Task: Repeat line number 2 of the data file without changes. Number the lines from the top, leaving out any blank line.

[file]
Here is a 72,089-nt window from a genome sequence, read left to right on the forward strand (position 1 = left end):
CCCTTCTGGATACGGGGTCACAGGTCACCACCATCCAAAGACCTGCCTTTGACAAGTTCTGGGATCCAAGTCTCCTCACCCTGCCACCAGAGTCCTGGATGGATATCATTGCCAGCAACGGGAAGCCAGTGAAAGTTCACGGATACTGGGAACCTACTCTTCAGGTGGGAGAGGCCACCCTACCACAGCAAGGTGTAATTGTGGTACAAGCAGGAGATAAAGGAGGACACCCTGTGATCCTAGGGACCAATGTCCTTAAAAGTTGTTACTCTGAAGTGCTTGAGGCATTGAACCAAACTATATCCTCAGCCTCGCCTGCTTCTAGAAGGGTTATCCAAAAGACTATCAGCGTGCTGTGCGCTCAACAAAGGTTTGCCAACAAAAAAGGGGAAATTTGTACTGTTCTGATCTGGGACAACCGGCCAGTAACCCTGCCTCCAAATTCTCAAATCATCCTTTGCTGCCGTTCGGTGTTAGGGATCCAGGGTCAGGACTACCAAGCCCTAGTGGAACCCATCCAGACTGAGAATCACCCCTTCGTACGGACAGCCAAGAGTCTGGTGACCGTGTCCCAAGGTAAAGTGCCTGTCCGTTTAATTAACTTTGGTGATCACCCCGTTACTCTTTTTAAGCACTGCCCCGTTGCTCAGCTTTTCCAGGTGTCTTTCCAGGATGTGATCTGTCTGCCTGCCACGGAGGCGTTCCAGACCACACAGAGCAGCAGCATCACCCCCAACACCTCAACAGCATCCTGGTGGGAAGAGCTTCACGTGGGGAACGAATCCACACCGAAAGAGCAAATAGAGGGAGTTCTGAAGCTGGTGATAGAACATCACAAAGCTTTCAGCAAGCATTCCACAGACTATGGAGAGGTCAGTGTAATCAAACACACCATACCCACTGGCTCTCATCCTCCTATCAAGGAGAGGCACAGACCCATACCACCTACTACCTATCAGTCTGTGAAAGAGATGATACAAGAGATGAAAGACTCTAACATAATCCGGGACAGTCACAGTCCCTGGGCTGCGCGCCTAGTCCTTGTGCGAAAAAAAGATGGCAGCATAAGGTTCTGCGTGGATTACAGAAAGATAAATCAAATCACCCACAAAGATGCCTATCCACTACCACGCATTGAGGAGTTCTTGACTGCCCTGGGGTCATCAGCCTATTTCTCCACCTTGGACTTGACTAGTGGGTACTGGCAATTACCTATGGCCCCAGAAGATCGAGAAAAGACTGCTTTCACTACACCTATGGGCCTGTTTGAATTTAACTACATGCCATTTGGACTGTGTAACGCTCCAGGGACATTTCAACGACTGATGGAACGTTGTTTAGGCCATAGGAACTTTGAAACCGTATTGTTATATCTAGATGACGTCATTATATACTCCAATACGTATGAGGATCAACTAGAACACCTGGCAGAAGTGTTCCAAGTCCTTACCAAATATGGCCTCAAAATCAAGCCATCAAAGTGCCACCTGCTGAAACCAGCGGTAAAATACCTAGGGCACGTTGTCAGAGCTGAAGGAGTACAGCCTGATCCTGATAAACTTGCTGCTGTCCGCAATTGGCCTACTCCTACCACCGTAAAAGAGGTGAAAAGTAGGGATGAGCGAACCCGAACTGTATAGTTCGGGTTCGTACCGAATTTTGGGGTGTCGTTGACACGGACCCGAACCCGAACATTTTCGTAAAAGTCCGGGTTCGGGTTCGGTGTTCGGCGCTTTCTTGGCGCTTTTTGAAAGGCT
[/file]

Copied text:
CCCTTCTGGATACGGGGTCACAGGTCACCACCATCCAAAGACCTGCCTTTGACAAGTTCTGGGATCCAAGTCTCCTCACCCTGCCACCAGAGTCCTGGATGGATATCATTGCCAGCAACGGGAAGCCAGTGAAAGTTCACGGATACTGGGAACCTACTCTTCAGGTGGGAGAGGCCACCCTACCACAGCAAGGTGTAATTGTGGTACAAGCAGGAGATAAAGGAGGACACCCTGTGATCCTAGGGACCAATGTCCTTAAAAGTTGTTACTCTGAAGTGCTTGAGGCATTGAACCAAACTATATCCTCAGCCTCGCCTGCTTCTAGAAGGGTTATCCAAAAGACTATCAGCGTGCTGTGCGCTCAACAAAGGTTTGCCAACAAAAAAGGGGAAATTTGTACTGTTCTGATCTGGGACAACCGGCCAGTAACCCTGCCTCCAAATTCTCAAATCATCCTTTGCTGCCGTTCGGTGTTAGGGATCCAGGGTCAGGACTACCAAGCCCTAGTGGAACCCATCCAGACTGAGAATCACCCCTTCGTACGGACAGCCAAGAGTCTGGTGACCGTGTCCCAAGGTAAAGTGCCTGTCCGTTTAATTAACTTTGGTGATCACCCCGTTACTCTTTTTAAGCACTGCCCCGTTGCTCAGCTTTTCCAGGTGTCTTTCCAGGATGTGATCTGTCTGCCTGCCACGGAGGCGTTCCAGACCACACAGAGCAGCAGCATCACCCCCAACACCTCAACAGCATCCTGGTGGGAAGAGCTTCACGTGGGGAACGAATCCACACCGAAAGAGCAAATAGAGGGAGTTCTGAAGCTGGTGATAGAACATCACAAAGCTTTCAGCAAGCATTCCACAGACTATGGAGAGGTCAGTGTAATCAAACACACCATACCCACTGGCTCTCATCCTCCTATCAAGGAGAGGCACAGACCCATACCACCTACTACCTATCAGTCTGTGAAAGAGATGATACAAGAGATGAAAGACTCTAACATAATCCGGGACAGTCACAGTCCCTGGGCTGCGCGCCTAGTCCTTGTGCGAAAAAAAGATGGCAGCATAAGGTTCTGCGTGGATTACAGAAAGATAAATCAAATCACCCACAAAGATGCCTATCCACTACCACGCATTGAGGAGTTCTTGACTGCCCTGGGGTCATCAGCCTATTTCTCCACCTTGGACTTGACTAGTGGGTACTGGCAATTACCTATGGCCCCAGAAGATCGAGAAAAGACTGCTTTCACTACACCTATGGGCCTGTTTGAATTTAACTACATGCCATTTGGACTGTGTAACGCTCCAGGGACATTTCAACGACTGATGGAACGTTGTTTAGGCCATAGGAACTTTGAAACCGTATTGTTATATCTAGATGACGTCATTATATACTCCAATACGTATGAGGATCAACTAGAACACCTGGCAGAAGTGTTCCAAGTCCTTACCAAATATGGCCTCAAAATCAAGCCATCAAAGTGCCACCTGCTGAAACCAGCGGTAAAATACCTAGGGCACGTTGTCAGAGCTGAAGGAGTACAGCCTGATCCTGATAAACTTGCTGCTGTCCGCAATTGGCCTACTCCTACCACCGTAAAAGAGGTGAAAAGTAGGGATGAGCGAACCCGAACTGTATAGTTCGGGTTCGTACCGAATTTTGGGGTGTCGTTGACACGGACCCGAACCCGAACATTTTCGTAAAAGTCCGGGTTCGGGTTCGGTGTTCGGCGCTTTCTTGGCGCTTTTTGAAAGGCT